Is This Stock the Next Starbucks?
Robert is a member of The Motley Fool Blog Network -- entries represent the personal opinion of the blogger and are not formally edited.
Every investor has a story about the big winner they missed.
Consider Starbucks, which grew from a single Seattle cafe into a worldwide retail titan. Since the company's initial public offering in June 1992, Starbucks has earned 9,340% for investors.
Today, Starbucks is a mature business. So for big profits, investors should be looking for the next Starbucks among smaller companies with similar characteristics, a long growth runway, and a reasonable valuation.
So, does Panera Bread (NASDAQ: PNRA) meet that criteria? Here's three reasons why Panera could be the next multi-bagger.
Panera is in a marketplace sweet spot. Consumers are looking to substitute burgers and fries for wholesome food at reasonable prices.
And this is exactly what Panera offers. High quality meals with an emphasis on fresh ingredients and antibiotic-free meats.
Results are showing up on the financial statements. Over the past five years, sales and earnings have grown at a 15% and 25% annual clip, respectively.
Going forward, analysts project Panera to grow its EPS at a 20% rate over the next five years driven by three factors:
Expansion: The company has the potential to double its store count in the United States with international markets almost completely untapped.
Same Store Sales: Panera is growing same-store sales at a mid-single digit clip. The company's catering service is gaining momentum and now accounts for 8% of total revenue. Panera is also driving traffic through new menu items like the shrimp and soba noodle salad. Yum!
Margins: Falling wheat prices and labor costs should allow Panera to expand margins.
Perhaps, the biggest threat to Panera may be Starbucks itself. Last summer, the company acquired La Boulange for $100 million in an effort to beef up its food offerings.
Today, only one third of Starbucks' transactions involve a food item. But management is betting better sandwiches and biscuits could increase traffic and steal sales from rivals like Panera.
Founder Ron Shaich is one of the most successful CEO's in history. Shaich has over 30 years of experience in the retail business and has built 1,600 stores across North America. Under his leadership, Panera has become the 14th largest fast-food chain in the United States.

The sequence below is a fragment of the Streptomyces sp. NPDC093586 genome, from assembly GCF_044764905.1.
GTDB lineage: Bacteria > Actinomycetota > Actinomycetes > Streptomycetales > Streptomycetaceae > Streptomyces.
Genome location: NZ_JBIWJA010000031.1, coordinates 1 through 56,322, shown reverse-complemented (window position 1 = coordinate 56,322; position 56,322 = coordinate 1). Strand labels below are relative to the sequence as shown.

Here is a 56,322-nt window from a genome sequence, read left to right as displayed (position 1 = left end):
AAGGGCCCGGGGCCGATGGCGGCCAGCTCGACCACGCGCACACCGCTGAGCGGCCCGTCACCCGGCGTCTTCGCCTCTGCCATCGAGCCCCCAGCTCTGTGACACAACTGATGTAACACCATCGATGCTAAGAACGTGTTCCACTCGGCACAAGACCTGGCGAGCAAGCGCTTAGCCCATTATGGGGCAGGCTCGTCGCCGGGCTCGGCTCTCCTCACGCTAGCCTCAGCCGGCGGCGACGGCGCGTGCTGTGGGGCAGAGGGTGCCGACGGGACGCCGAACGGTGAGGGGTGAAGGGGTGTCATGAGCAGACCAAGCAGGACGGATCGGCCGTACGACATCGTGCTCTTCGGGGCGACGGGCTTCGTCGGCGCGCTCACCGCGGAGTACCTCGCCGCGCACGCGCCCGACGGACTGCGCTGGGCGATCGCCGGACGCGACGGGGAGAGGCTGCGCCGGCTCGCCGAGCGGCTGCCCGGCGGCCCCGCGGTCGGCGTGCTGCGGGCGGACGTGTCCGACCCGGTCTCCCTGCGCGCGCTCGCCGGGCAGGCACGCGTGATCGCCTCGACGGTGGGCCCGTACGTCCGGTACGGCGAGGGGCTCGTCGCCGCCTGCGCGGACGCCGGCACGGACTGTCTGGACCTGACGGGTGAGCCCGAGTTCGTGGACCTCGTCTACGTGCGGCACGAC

Panera's financials are in even better shape. The company has no long-term debt, which gives management ample financial flexibility to execute its growth strategy.
In addition, last year, the company generated $290 million in cash flow from operations which is more than enough to fund the company's expansion.
This bothers me.
Nearly every article I've read on Panera goes like this: Great company...great growth...but looks a little too expensive.
After a 260% run over the past five years, Wall Street has declared you missed the move.
But, let's take a look at the metrics.
Panera trades at 23 times forward earnings. Given EPS is expected to grow at a 20% clip over the next five years, the stock is valued at a reasonable 1.15 PEG ratio.
That's pretty cheap compared to other names in the space.
Consider Chipotle Mexican Grill (NYSE: CMG). This stock trades at a monster 30 times forward earnings. Assuming a 20% growth rate, Chipotle is valued at a premium 1.50 PEG ratio.
Such a premium is troubling given the company's deteriorating fundamentals.
Last quarter, the company grinded out a meager 1% gain in comparable store sales. Chipotle's margins are also under pressure due to higher prices for barbacoa, steak, and salsa ingredients.
Panera looks even cheaper against restaurant king McDonald's (NYSE: MCD)?
McDonald's looks pretty cheap at 15 times forward earnings, but that's misleading given the company's slowing 9% EPS growth rate.
After a great run, the company is running into the law of large numbers with same store sales declining 1% in the first quarter.
But why such a premium? Interest starved investors are in a desperate hunt for yields. This could leave the stock particularly vulnerable if interest rates start rising.
Foolish bottom line
In many ways, Panera exhibits the same traits Starbucks did 10 years ago. Big growth, great execution, and a reasonable valuation is a winning combination that could propel shares higher.
Investors can be forgiven for thinking that a company that has returned almost 2,500% since going public probably has its best days behind it. But in the case of Panera Bread, there's reason to believe that the best is still yet to come. The stock has been on an absolute tear over the past five years, and you're invited to find out why -- and what else there is to look forward to -- in The Motley Fool's brand-new premium report on Panera. Included are key areas that investors must watch, as well as opportunities and threats facing the company both today and in the long term. Don't miss out on this invaluable investor's resource -- simply click here now to claim your copy today.
Robert Baillieul has no position in any stocks mentioned. The Motley Fool recommends Chipotle Mexican Grill, McDonald's, Panera Bread, and Starbucks. The Motley Fool owns shares of Chipotle Mexican Grill, McDonald's, Panera Bread, and Starbucks. Try any of our Foolish newsletter services free for 30 days. We Fools may not all hold the same opinions, but we all believe that considering a diverse range of insights makes us better investors. The Motley Fool has a disclosure policy. Is this post wrong? Click here. Think you can do better? Join us and write your own!